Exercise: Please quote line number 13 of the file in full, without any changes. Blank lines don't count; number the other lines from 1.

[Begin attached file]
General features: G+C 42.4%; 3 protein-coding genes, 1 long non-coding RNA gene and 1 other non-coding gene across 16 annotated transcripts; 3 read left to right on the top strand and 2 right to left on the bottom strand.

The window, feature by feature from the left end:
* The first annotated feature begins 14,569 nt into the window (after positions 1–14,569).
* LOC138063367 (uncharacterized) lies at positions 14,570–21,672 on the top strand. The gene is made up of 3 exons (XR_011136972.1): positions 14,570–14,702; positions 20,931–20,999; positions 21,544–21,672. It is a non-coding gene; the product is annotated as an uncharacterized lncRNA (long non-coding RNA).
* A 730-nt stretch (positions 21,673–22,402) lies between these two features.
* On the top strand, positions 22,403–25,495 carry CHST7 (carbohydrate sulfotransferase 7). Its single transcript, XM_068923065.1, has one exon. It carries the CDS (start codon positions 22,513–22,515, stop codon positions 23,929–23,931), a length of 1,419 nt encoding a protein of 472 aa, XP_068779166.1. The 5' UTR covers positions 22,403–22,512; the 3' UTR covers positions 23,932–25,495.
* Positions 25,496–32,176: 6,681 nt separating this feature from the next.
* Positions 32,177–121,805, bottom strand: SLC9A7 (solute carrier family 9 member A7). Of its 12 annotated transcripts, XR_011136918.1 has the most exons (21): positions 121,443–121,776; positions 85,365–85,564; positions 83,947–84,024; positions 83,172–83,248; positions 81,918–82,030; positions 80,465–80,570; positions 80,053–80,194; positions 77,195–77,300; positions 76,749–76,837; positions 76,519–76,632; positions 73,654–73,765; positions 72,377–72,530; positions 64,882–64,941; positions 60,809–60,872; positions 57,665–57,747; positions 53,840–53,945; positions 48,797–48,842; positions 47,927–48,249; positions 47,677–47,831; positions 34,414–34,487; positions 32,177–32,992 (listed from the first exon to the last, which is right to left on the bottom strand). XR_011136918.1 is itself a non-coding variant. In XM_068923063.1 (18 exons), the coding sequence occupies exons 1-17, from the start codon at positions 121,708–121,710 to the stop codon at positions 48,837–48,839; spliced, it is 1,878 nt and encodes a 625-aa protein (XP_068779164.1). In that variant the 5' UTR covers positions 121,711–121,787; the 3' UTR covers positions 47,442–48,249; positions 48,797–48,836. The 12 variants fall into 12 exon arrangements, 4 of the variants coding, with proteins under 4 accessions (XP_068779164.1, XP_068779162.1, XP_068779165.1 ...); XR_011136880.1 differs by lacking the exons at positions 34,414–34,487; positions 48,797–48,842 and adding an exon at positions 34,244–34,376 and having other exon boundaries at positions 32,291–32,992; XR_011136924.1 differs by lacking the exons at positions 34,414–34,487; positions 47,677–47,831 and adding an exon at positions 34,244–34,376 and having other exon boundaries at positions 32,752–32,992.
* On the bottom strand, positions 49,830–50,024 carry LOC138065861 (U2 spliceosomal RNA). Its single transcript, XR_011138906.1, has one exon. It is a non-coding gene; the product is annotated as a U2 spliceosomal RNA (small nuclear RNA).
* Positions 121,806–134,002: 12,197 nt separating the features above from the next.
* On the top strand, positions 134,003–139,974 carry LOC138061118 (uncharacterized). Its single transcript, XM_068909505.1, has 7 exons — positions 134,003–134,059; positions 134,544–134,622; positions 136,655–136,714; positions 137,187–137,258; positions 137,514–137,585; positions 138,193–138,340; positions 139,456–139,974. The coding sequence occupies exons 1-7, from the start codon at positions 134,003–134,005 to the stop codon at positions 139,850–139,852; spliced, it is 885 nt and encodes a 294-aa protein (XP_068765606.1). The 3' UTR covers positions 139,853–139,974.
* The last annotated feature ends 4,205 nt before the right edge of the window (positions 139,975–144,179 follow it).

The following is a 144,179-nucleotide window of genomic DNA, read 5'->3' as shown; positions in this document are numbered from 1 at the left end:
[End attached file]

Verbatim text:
The following is a 144,179-nucleotide window of genomic DNA, read 5'->3' as shown; positions in this document are numbered from 1 at the left end: